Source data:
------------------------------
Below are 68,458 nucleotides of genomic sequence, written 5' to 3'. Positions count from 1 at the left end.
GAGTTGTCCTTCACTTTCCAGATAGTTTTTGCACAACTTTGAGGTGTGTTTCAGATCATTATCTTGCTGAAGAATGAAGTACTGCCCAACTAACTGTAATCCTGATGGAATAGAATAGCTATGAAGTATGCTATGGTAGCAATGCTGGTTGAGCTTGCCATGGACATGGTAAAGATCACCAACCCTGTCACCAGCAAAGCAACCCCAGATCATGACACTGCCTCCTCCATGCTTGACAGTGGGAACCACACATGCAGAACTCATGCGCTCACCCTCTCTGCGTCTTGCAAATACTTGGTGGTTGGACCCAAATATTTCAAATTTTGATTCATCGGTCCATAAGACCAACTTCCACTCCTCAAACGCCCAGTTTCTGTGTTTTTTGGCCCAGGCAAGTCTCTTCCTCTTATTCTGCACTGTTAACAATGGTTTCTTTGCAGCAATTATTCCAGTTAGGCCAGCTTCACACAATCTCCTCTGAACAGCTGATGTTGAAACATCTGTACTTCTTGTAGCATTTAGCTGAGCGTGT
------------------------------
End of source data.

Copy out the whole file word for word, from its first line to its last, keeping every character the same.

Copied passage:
Below are 68,458 nucleotides of genomic sequence, written 5' to 3'. Positions count from 1 at the left end.
GAGTTGTCCTTCACTTTCCAGATAGTTTTTGCACAACTTTGAGGTGTGTTTCAGATCATTATCTTGCTGAAGAATGAAGTACTGCCCAACTAACTGTAATCCTGATGGAATAGAATAGCTATGAAGTATGCTATGGTAGCAATGCTGGTTGAGCTTGCCATGGACATGGTAAAGATCACCAACCCTGTCACCAGCAAAGCAACCCCAGATCATGACACTGCCTCCTCCATGCTTGACAGTGGGAACCACACATGCAGAACTCATGCGCTCACCCTCTCTGCGTCTTGCAAATACTTGGTGGTTGGACCCAAATATTTCAAATTTTGATTCATCGGTCCATAAGACCAACTTCCACTCCTCAAACGCCCAGTTTCTGTGTTTTTTGGCCCAGGCAAGTCTCTTCCTCTTATTCTGCACTGTTAACAATGGTTTCTTTGCAGCAATTATTCCAGTTAGGCCAGCTTCACACAATCTCCTCTGAACAGCTGATGTTGAAACATCTGTACTTCTTGTAGCATTTAGCTGAGCGTGT